Pepin the Short (Pippin der Kurze, Pépin le Bref, c. 714 – 24 September 768) was the King of the Franks from 751 until his death.

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The Pippinids or Arnulfings are the members of a family of Frankish nobles in the Pippinid dynasty.

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The pope (papa from πάππας pappas, a child's word for "father"), also known as the supreme pontiff (from Latin pontifex maximus "greatest priest"), is the Bishop of Rome and therefore ex officio the leader of the worldwide Catholic Church.

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Pope Gregory II

Pope Gregory II (Gregorius II; 669 – 11 February 731) was Pope from 19 May 715 to his death in 731.

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Pope Gregory III

Pope Gregory III (Gregorius III; died 28 November 741) was Pope from 11 February 731 to his death in 741.

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Pope John Paul II

Pope John Paul II (Ioannes Paulus II; Giovanni Paolo II; Jan Paweł II; born Karol Józef Wojtyła;; 18 May 1920 – 2 April 2005) served as Pope and sovereign of the Vatican City State from 1978 to 2005.

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Prince-Bishopric of Freising

The Prince-Bishopric of Freising (German: Hochstift Freising) was an ecclesiastical principality of the Holy Roman Empire from 1294 until its secularisation in the early years of the 19th century.

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Princess Margaret, Countess of Snowdon

Princess Margaret, Countess of Snowdon, (Margaret Rose; 21 August 1930 – 9 February 2002) was the younger daughter of King George VI and Queen Elizabeth and the only sibling of Queen Elizabeth II.

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Priscianus Caesariensis, commonly known as Priscian, was a Latin grammarian and the author of the Institutes of Grammar which was the standard textbook for the study of Latin during the Middle Ages.

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Psalm 50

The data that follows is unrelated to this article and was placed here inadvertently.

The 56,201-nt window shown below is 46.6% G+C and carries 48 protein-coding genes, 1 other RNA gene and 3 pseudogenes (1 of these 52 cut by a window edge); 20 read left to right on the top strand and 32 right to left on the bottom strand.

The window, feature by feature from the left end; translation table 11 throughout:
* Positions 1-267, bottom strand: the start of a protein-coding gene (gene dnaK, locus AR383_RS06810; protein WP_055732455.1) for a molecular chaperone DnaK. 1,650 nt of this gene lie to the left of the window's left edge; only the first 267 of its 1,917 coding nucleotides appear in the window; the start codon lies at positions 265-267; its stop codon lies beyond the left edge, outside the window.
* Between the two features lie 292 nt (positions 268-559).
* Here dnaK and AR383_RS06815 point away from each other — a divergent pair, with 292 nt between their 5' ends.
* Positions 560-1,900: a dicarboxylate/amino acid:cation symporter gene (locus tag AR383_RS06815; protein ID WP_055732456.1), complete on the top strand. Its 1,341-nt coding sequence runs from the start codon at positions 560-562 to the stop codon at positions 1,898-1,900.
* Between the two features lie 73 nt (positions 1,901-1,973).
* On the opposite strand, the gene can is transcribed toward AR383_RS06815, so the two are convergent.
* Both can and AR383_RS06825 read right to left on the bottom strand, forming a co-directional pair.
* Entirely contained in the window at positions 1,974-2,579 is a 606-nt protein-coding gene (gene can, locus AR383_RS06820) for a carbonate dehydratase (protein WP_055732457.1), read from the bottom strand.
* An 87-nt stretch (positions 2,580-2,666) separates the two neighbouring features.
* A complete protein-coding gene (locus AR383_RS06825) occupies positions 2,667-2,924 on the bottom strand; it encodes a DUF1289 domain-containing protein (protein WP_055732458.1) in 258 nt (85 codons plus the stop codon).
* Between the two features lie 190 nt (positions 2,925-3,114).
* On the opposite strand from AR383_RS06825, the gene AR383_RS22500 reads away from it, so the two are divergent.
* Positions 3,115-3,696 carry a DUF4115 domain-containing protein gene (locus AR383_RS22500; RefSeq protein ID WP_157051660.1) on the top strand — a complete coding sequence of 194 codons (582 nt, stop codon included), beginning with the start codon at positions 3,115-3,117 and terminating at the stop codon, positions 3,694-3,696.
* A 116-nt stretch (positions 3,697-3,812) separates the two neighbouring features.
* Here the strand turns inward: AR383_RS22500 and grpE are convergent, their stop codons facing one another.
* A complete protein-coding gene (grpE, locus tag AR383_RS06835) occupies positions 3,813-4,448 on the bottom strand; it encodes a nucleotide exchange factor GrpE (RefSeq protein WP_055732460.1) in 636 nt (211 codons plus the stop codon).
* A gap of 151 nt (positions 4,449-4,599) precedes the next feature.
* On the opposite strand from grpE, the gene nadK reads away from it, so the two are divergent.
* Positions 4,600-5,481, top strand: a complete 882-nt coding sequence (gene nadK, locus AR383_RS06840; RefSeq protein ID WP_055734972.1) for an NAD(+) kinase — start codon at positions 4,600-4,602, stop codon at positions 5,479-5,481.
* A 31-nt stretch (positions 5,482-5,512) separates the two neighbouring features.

Psalm 50 (also designated with Roman numerals as Psalm L) is the 50th psalm from the Book of Psalms in the Bible.

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Radboud of Utrecht

Saint Radbod (or Radboud) (before 850 – 917) was bishop of Utrecht from 900 to 917.

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Ragyndrudis Codex

The Ragyndrudis Codex (Codex Bonifatianus II) is an early medieval codex of religious texts, now in Fulda in Germany, which is closely associated with Saint Boniface, who, according to tradition, used it at the time of his martyrdom to ward off the swords or axes of the Frisians who killed him on 5 June 754 near Dokkum, Friesland.

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Red River of the North

The Red River (Rivière rouge or Rivière Rouge du Nord, American English: Red River of the North) is a North American river.

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Redbad, King of the Frisians

Redbad (alt. Radbod, Raedbed) (died 719) was the king (or duke) of Frisia from c. 680 until his death.

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Relief is a sculptural technique where the sculpted elements remain attached to a solid background of the same material.

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Religion in Germany

Christianity is the largest religion in Germany, comprising an estimated ~58.5% of the country's population in 2016.

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A riddle is a statement or question or phrase having a double or veiled meaning, put forth as a puzzle to be solved.

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Roman Catholic Archdiocese of Saint Boniface

The Roman Catholic Archdiocese of Saint-Boniface (Archidioecesis Sancti Bonifacii) is a Latin, nominally-Metropolitan archdiocese in part of the civil Province of Manitoba in Canada, which however has no suffragan but is technically counted as an ecclesiastical province on itself.

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Roman Catholic Diocese of Passau

The Diocese of Passau is a Roman Catholic diocese in Germany that is a suffragan of the Archdiocese of Munich and Freising.

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Rupert's Land

Rupert's Land, or Prince Rupert's Land, was a territory in British North America comprising the Hudson Bay drainage basin, a territory in which a commercial monopoly was operated by the Hudson's Bay Company for 200 years from 1670 to 1870.